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Friday, June 21

Gapers Block

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When I'm traveling, I make a point most everywhere I go to hit a bakery sometime during my visit. It's not that I can't go a few days or a week without bread. But to taste a region's bread is to taste its culture and history in a single bite. San Francisco has sourdough, New York has cupcakes and pizza crust, Germany has vollkornbrot and the French have baguettes.

French bread doesn't have the number of ingredients that the bread we made last month did. It's pretty simple: flour, water, yeast, a little salt and a lot of love. It takes a long time to make French bread -- at least a good four hours.

If it takes so long, why bother? First, it's a great excuse to bust out that rolling pin and roll, baby, roll. Second, unlike wheat bread, you probably have all of the ingredients on hand to make baguettes. And third, they are absolutely perfect for dinner parties. Even though the total time is four hours, the last three are basically letting the dough rise and baking the bread. This lets you get started on the main course while your bread is slowly rising.

Notice that unlike the other breads we've made, there's no sugar in this one. The yeast need to eat, and without that extra kick that honey or sugar gives them, it takes them a lot longer to eat and reproduce. This is why this bread takes a bit longer to make than the others and requires additional cycles of letting the dough rise. However, when you compare this loaf against a Jewel loaf of French bread, you'll notice a lot more body and that it keeps longer. The additional rising times do this, so the extra wait is paid off through increased flavor.

This bread was really my learner loaf; I first taught myself how to make this recipe in college. So I've made this quite a few times and have done quite a bit of research about, umm, food pairings with the bread. In theory it would be good with olive oil and garlic, or sandwiches, or maybe with some yummy goat cheese. But this stuff is more dense and doughy than what you might know from other baguettes you've tried. There are only three ways of eating this bread: with butter, more butter, and with even more butter and good jam. I suppose if you didn't have decent jam then cinnamon, sugar and butter might do. But most grocery stores carry the French jam Bon Maman -- it's really perfectly paired with this bread. And in case I hadn't said it, with butter, too. The secret of French cooking isn't missed on the staff of life.

To make French Bread, you need:
2 pkgs yeast
1/2 cup bathtub-warm water
slightly less than 1 tablespoon salt (sea salt if you have it)
2 cups lukewarm water
7 cups flour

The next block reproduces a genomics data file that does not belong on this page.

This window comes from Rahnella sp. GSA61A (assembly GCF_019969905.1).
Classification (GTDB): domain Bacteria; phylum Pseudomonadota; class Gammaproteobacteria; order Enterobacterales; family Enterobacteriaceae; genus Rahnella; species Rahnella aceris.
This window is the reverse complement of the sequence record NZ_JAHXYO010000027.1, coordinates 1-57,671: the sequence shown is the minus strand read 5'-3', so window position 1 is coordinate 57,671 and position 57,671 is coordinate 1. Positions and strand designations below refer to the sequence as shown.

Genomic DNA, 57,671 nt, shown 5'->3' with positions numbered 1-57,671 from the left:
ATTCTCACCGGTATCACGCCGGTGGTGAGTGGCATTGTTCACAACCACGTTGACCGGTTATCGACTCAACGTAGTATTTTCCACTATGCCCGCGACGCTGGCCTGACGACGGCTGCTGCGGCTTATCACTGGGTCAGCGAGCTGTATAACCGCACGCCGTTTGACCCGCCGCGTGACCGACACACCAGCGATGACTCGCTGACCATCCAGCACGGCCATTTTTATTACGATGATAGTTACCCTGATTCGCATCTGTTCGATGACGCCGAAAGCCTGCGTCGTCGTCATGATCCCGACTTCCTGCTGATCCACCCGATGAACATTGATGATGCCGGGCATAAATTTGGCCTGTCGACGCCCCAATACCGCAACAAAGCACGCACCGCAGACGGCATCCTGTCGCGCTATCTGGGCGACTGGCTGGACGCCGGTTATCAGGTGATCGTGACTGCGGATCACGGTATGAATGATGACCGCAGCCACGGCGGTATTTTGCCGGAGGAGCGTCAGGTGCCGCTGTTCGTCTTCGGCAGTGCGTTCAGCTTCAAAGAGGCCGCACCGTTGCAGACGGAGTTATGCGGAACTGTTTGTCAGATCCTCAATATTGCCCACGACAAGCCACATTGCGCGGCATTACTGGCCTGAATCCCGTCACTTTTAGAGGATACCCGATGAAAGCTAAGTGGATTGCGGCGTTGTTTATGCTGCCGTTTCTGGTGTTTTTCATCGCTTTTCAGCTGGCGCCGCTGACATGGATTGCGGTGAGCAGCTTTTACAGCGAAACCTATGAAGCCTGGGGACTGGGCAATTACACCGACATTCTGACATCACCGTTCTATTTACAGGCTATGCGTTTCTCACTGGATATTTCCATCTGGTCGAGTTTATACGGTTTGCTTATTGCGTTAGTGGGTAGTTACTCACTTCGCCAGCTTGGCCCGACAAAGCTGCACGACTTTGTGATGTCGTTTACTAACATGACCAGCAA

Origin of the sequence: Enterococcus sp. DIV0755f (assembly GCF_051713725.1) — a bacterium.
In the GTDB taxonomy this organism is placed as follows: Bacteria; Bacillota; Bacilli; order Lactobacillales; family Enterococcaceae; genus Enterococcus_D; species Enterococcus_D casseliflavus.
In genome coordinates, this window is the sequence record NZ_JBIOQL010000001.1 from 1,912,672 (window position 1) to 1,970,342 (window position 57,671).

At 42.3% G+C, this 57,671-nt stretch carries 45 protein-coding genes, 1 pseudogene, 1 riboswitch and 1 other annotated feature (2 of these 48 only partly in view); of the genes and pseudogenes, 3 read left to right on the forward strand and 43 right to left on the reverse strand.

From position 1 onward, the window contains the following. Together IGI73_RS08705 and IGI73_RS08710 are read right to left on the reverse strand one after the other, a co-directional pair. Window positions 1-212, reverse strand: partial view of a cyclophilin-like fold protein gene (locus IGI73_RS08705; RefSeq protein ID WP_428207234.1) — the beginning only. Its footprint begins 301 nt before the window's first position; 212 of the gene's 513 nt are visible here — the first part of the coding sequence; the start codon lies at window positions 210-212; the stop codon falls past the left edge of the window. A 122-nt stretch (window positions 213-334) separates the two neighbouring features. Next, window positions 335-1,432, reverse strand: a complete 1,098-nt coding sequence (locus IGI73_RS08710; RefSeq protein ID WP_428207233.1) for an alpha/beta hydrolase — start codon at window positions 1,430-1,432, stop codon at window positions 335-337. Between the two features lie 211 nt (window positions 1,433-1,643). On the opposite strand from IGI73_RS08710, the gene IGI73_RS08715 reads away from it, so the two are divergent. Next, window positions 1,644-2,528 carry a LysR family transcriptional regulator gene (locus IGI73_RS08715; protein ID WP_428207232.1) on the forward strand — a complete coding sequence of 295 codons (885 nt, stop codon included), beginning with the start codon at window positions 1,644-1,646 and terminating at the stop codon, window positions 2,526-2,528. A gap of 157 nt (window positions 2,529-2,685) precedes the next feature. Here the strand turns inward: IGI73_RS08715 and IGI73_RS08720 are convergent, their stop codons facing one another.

1 egg white (optional)

1. Combine the yeast and warm water.

2. In a separate, larger bowl, mix the salt with the lukewarm water. Stir in 2 cups of flour.

3. Mix the yeast with the flour paste you've created.

4. Start adding flour 1/2 cup at a time, continually mixing the entire time. You should add about 4 to 4-1/2 cups of flour. You'll know you've added enough when the dough can barely be mixed anymore and your hand feels like it's going to fall off.

5. Spread some more flour on the surface where you'll knead, as well as on your hands. Knead for 12 minutes or until smooth, working in additional flour as needed.

6. Grease a ceramic bowl, toss your bread dough in it, cover with plastic wrap or a slightly damp towel and let it rise for till double, about 1 hour. (Since it'll be awhile before you bake, the oven is a good place to let the dough rise. Pre-heat the over to 150° or whatever the lowest setting is. After it's heated, open the door and wait a few minutes, then place the dough in the oven to rise.)

7. After the dough has doubled, punch it down and let it rise again (about 30-45 minutes).

8. Punch the dough down and knead it for 1 or 2 minutes. Divide the dough in half, then cover the dough and let it rest for 15 minutes.

9. Bust out that rolling pin and start rolling the dough out. Try to eliminate the bubbles you notice -- the more you eliminate the smoother the final product will be. Roll the dough into 15"x12" rectangles (or other dimensions is if you want a longer baguette).

10. Start in a corner and roll-up the dough, working diagonally to the corner across from the one where you started. Shape and taper to your heart's content.

11. Grease a baking sheet and place the two loaves on them. Using a sharp knife, make a few gashes in the top of the loaf, about two inches apart.

12. For that shiny look, beat the egg white until it's foamy and add some water. Brush this over the top of the loaf. If you prefer your crusts, well, crusty, then just brush water over the loaf.

13. Set the loaves down and grab four glasses. Place the glasses so that when a moist cloth is draped over them it isn't touching the bread. Let rise again, about 1 hour. About 1/2 hour into it, preheat the oven to 375°.

14. If you desire an extra shiny or extra crisp crust, brush the loaf with egg white or water while baking.

15. 15-20 minutes is all it takes to -- 20 minutes at 375° should be plenty of time.

16. Let the buttering begin!

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